This sense of belonging appeared to be linked to the process of sharing personal experiences, which had a number of benefits to the group, particularly in relation to self-awareness: “I had so many lightbulb moments, I thought oh my god, I did that, oh my god! It was just so uncanny. It was really, really amazing to become aware of those things” (Brooke). This was also reported to enable participants to frame difficulties in a more positive way: “[I had] a couple of lightbulb moments about things I’ve suffered from for years and then realising it’s just a symptom of a neurological condition and not something that is innately wrong with your character, that makes it a lot easier” (Nigel). This sharing of personal experiences was, in some ways, felt to be even more important than the structured autism knowledge they were receiving:

“peer to peer, and people are talking to each other about their experiences, I think that’s really helpful … you need a facilitator but I really like it when there was more just people talking together amongst themselves and I know that [the facilitator] did try to do that as much as possible, I think that’s very much a feeling that she wanted from the group … she obviously wanted to communicate a situation but she also wanted people to interact with each other and that, for me, was a really strong part” (Callum).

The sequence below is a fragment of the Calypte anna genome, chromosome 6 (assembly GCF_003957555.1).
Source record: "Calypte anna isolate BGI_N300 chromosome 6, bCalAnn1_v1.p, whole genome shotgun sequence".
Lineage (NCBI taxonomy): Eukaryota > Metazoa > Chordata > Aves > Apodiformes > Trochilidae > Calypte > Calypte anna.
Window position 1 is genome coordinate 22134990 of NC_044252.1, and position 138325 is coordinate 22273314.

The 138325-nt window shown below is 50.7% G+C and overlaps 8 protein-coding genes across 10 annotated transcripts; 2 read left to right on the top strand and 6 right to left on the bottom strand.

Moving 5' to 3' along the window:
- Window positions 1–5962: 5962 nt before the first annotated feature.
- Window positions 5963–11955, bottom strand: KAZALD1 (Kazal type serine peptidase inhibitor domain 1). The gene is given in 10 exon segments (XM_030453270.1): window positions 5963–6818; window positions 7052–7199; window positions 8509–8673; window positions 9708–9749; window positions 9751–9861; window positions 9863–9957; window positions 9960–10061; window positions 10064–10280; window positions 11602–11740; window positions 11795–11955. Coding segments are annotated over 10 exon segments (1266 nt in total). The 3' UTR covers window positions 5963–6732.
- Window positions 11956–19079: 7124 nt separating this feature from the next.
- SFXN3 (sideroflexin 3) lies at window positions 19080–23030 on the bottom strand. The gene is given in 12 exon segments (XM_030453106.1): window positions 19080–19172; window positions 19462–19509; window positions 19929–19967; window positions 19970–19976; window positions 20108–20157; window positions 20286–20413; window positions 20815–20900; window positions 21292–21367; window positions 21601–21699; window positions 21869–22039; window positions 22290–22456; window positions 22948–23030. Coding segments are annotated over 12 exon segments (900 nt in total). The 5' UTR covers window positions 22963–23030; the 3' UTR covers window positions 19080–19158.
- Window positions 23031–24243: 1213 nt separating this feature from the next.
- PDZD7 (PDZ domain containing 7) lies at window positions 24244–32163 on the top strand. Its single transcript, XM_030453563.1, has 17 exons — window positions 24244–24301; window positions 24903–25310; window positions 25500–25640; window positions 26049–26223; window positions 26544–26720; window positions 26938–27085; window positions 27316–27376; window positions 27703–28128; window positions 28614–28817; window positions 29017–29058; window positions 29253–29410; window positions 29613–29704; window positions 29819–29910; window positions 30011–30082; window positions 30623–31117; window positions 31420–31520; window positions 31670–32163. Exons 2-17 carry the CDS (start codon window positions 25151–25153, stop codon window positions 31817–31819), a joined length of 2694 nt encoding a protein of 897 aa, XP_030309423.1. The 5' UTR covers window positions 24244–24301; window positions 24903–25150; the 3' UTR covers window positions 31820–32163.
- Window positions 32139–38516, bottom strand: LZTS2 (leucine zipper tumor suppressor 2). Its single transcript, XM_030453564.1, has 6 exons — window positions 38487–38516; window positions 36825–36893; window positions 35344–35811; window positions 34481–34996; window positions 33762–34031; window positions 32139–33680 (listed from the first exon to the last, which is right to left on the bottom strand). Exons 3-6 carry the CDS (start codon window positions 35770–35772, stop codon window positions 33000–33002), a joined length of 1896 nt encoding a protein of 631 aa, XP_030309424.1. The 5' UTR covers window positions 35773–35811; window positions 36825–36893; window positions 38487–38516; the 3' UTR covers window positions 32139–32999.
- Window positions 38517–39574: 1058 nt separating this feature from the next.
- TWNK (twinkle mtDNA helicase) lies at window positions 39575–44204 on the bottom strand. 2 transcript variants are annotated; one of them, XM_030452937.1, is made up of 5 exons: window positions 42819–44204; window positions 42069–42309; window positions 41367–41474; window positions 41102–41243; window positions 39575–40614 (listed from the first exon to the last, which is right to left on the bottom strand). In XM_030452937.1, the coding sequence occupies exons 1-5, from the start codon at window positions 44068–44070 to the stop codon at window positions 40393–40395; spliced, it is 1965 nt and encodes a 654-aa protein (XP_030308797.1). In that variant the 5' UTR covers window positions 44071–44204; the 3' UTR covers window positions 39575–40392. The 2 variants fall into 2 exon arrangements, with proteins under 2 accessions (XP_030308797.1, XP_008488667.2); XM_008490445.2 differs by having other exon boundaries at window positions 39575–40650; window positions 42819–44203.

Concern was, however, raised about who should be eligible to complete the course; more for future iterations than in relation to the current cohorts:

“from my experience, maybe even if you’re within a year, or yeah 6 months of your child being diagnosed perhaps, you know, perhaps it’s not the best time of doing it, because you’re trying to process that and then your own stuff” (Danielle).